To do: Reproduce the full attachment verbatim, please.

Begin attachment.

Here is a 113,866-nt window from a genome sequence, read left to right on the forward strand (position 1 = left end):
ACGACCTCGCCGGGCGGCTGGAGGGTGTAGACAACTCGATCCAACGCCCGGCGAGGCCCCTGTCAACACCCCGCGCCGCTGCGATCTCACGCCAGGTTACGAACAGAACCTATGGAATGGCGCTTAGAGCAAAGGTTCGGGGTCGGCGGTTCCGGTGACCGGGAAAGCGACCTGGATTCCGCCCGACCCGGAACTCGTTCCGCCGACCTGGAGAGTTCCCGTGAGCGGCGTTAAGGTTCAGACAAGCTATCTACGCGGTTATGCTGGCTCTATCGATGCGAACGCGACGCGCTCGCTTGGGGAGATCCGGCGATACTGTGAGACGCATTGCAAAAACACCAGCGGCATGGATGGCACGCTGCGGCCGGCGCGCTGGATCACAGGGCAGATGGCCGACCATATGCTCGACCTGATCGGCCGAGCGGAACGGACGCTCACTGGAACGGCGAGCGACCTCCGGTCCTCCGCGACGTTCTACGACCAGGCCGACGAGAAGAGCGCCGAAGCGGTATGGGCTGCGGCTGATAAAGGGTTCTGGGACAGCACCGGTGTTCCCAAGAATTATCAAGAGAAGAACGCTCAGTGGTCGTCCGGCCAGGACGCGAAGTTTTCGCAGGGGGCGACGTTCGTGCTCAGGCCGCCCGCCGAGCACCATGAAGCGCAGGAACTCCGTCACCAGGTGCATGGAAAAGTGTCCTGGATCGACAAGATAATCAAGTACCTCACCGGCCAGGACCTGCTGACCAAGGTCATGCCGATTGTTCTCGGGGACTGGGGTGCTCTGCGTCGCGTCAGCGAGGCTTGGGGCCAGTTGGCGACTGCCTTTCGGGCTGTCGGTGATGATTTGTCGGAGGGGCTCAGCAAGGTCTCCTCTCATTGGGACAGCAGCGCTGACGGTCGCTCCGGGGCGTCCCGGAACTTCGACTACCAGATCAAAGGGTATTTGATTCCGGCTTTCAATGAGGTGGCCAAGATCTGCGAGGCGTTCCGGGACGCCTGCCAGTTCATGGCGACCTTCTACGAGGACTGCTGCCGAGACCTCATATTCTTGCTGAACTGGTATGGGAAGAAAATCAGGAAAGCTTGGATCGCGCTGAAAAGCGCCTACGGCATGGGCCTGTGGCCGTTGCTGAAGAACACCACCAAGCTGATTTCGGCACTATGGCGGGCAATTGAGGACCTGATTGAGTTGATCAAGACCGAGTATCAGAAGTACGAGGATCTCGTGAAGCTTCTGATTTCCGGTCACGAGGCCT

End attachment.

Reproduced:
Here is a 113,866-nt window from a genome sequence, read left to right on the forward strand (position 1 = left end):
ACGACCTCGCCGGGCGGCTGGAGGGTGTAGACAACTCGATCCAACGCCCGGCGAGGCCCCTGTCAACACCCCGCGCCGCTGCGATCTCACGCCAGGTTACGAACAGAACCTATGGAATGGCGCTTAGAGCAAAGGTTCGGGGTCGGCGGTTCCGGTGACCGGGAAAGCGACCTGGATTCCGCCCGACCCGGAACTCGTTCCGCCGACCTGGAGAGTTCCCGTGAGCGGCGTTAAGGTTCAGACAAGCTATCTACGCGGTTATGCTGGCTCTATCGATGCGAACGCGACGCGCTCGCTTGGGGAGATCCGGCGATACTGTGAGACGCATTGCAAAAACACCAGCGGCATGGATGGCACGCTGCGGCCGGCGCGCTGGATCACAGGGCAGATGGCCGACCATATGCTCGACCTGATCGGCCGAGCGGAACGGACGCTCACTGGAACGGCGAGCGACCTCCGGTCCTCCGCGACGTTCTACGACCAGGCCGACGAGAAGAGCGCCGAAGCGGTATGGGCTGCGGCTGATAAAGGGTTCTGGGACAGCACCGGTGTTCCCAAGAATTATCAAGAGAAGAACGCTCAGTGGTCGTCCGGCCAGGACGCGAAGTTTTCGCAGGGGGCGACGTTCGTGCTCAGGCCGCCCGCCGAGCACCATGAAGCGCAGGAACTCCGTCACCAGGTGCATGGAAAAGTGTCCTGGATCGACAAGATAATCAAGTACCTCACCGGCCAGGACCTGCTGACCAAGGTCATGCCGATTGTTCTCGGGGACTGGGGTGCTCTGCGTCGCGTCAGCGAGGCTTGGGGCCAGTTGGCGACTGCCTTTCGGGCTGTCGGTGATGATTTGTCGGAGGGGCTCAGCAAGGTCTCCTCTCATTGGGACAGCAGCGCTGACGGTCGCTCCGGGGCGTCCCGGAACTTCGACTACCAGATCAAAGGGTATTTGATTCCGGCTTTCAATGAGGTGGCCAAGATCTGCGAGGCGTTCCGGGACGCCTGCCAGTTCATGGCGACCTTCTACGAGGACTGCTGCCGAGACCTCATATTCTTGCTGAACTGGTATGGGAAGAAAATCAGGAAAGCTTGGATCGCGCTGAAAAGCGCCTACGGCATGGGCCTGTGGCCGTTGCTGAAGAACACCACCAAGCTGATTTCGGCACTATGGCGGGCAATTGAGGACCTGATTGAGTTGATCAAGACCGAGTATCAGAAGTACGAGGATCTCGTGAAGCTTCTGATTTCCGGTCACGAGGCCT